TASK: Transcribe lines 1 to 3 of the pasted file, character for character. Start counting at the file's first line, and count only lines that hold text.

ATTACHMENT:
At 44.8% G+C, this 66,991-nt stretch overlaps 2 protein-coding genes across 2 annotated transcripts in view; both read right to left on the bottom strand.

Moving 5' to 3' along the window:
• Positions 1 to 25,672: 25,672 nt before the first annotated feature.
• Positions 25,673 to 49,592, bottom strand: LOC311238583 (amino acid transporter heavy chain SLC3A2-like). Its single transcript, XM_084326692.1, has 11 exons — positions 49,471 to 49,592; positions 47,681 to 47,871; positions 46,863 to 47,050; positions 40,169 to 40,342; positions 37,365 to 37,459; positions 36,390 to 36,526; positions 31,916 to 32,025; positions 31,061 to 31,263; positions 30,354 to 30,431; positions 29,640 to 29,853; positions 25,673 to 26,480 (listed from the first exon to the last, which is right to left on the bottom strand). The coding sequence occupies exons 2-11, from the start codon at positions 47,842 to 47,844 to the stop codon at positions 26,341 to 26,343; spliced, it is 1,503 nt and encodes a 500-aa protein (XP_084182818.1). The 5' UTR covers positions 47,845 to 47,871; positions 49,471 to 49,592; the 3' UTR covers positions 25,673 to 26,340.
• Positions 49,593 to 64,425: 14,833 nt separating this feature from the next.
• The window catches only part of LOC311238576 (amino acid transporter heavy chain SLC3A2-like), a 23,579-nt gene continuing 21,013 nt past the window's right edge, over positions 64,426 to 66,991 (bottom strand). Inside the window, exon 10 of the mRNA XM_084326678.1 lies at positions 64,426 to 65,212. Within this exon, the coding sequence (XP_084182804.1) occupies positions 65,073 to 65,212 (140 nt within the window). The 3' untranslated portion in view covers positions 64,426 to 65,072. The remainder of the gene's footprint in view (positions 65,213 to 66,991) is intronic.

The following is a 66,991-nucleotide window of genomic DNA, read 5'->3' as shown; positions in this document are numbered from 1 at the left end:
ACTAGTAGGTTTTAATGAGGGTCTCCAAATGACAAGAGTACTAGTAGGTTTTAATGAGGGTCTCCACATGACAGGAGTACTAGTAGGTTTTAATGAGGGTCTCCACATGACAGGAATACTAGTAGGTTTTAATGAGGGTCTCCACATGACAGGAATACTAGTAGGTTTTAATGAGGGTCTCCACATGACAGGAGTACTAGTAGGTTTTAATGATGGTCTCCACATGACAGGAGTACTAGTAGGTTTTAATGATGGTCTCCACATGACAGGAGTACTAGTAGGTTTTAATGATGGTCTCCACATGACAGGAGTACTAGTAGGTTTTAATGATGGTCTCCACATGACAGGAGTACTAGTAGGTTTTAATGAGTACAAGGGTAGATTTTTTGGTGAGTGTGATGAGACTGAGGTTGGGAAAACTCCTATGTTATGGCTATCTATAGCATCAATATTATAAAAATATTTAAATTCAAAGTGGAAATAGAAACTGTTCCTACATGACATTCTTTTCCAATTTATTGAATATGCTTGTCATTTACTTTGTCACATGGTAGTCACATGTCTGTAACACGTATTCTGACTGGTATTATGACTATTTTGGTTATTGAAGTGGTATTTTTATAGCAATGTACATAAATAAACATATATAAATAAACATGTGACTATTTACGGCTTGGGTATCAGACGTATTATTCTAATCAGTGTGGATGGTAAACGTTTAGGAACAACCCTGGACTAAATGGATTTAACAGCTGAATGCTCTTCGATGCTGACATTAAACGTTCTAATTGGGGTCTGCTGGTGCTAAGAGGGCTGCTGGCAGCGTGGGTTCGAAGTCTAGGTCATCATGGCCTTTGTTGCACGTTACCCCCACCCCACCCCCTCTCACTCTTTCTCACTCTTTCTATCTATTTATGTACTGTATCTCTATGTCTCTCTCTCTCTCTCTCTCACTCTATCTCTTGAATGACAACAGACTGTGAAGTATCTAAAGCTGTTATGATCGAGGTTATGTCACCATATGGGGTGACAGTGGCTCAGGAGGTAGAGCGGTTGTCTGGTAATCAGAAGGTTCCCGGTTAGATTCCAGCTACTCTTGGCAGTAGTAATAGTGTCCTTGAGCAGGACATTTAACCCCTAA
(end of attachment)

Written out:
At 44.8% G+C, this 66,991-nt stretch overlaps 2 protein-coding genes across 2 annotated transcripts in view; both read right to left on the bottom strand.

Moving 5' to 3' along the window:
• Positions 1 to 25,672: 25,672 nt before the first annotated feature.